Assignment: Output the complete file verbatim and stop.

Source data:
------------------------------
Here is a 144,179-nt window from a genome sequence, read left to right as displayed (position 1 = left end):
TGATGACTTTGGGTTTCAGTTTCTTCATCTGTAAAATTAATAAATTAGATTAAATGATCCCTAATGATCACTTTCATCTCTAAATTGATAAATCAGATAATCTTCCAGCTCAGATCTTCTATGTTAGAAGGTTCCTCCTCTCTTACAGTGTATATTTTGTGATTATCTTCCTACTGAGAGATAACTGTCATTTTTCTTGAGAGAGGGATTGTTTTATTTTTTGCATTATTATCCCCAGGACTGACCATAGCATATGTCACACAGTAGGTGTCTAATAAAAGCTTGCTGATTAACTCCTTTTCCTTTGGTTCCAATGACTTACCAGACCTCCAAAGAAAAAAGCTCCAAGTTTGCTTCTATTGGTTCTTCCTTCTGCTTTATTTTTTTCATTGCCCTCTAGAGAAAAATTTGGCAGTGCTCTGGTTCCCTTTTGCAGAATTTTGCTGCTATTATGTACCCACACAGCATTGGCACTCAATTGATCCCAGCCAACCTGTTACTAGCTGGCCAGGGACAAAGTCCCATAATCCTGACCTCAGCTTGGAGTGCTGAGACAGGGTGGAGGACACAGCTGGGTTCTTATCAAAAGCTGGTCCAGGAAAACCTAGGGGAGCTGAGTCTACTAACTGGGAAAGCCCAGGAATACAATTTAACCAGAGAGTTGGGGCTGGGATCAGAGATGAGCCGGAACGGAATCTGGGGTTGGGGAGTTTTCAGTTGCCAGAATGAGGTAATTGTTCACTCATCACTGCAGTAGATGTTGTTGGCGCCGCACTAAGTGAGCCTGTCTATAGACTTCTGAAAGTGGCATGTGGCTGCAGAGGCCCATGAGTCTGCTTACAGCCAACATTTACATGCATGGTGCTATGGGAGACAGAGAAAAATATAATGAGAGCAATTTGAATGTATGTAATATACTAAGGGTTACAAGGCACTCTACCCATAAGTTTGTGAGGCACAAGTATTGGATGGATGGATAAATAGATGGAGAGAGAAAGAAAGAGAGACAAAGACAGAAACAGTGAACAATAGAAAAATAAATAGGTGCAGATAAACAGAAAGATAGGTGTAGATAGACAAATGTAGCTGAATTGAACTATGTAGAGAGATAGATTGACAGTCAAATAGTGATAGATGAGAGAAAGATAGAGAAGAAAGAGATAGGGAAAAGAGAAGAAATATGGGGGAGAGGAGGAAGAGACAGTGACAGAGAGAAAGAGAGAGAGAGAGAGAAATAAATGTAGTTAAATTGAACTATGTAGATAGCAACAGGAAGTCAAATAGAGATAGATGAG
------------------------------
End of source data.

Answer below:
Here is a 144,179-nt window from a genome sequence, read left to right as displayed (position 1 = left end):
TGATGACTTTGGGTTTCAGTTTCTTCATCTGTAAAATTAATAAATTAGATTAAATGATCCCTAATGATCACTTTCATCTCTAAATTGATAAATCAGATAATCTTCCAGCTCAGATCTTCTATGTTAGAAGGTTCCTCCTCTCTTACAGTGTATATTTTGTGATTATCTTCCTACTGAGAGATAACTGTCATTTTTCTTGAGAGAGGGATTGTTTTATTTTTTGCATTATTATCCCCAGGACTGACCATAGCATATGTCACACAGTAGGTGTCTAATAAAAGCTTGCTGATTAACTCCTTTTCCTTTGGTTCCAATGACTTACCAGACCTCCAAAGAAAAAAGCTCCAAGTTTGCTTCTATTGGTTCTTCCTTCTGCTTTATTTTTTTCATTGCCCTCTAGAGAAAAATTTGGCAGTGCTCTGGTTCCCTTTTGCAGAATTTTGCTGCTATTATGTACCCACACAGCATTGGCACTCAATTGATCCCAGCCAACCTGTTACTAGCTGGCCAGGGACAAAGTCCCATAATCCTGACCTCAGCTTGGAGTGCTGAGACAGGGTGGAGGACACAGCTGGGTTCTTATCAAAAGCTGGTCCAGGAAAACCTAGGGGAGCTGAGTCTACTAACTGGGAAAGCCCAGGAATACAATTTAACCAGAGAGTTGGGGCTGGGATCAGAGATGAGCCGGAACGGAATCTGGGGTTGGGGAGTTTTCAGTTGCCAGAATGAGGTAATTGTTCACTCATCACTGCAGTAGATGTTGTTGGCGCCGCACTAAGTGAGCCTGTCTATAGACTTCTGAAAGTGGCATGTGGCTGCAGAGGCCCATGAGTCTGCTTACAGCCAACATTTACATGCATGGTGCTATGGGAGACAGAGAAAAATATAATGAGAGCAATTTGAATGTATGTAATATACTAAGGGTTACAAGGCACTCTACCCATAAGTTTGTGAGGCACAAGTATTGGATGGATGGATAAATAGATGGAGAGAGAAAGAAAGAGAGACAAAGACAGAAACAGTGAACAATAGAAAAATAAATAGGTGCAGATAAACAGAAAGATAGGTGTAGATAGACAAATGTAGCTGAATTGAACTATGTAGAGAGATAGATTGACAGTCAAATAGTGATAGATGAGAGAAAGATAGAGAAGAAAGAGATAGGGAAAAGAGAAGAAATATGGGGGAGAGGAGGAAGAGACAGTGACAGAGAGAAAGAGAGAGAGAGAGAGAAATAAATGTAGTTAAATTGAACTATGTAGATAGCAACAGGAAGTCAAATAGAGATAGATGAG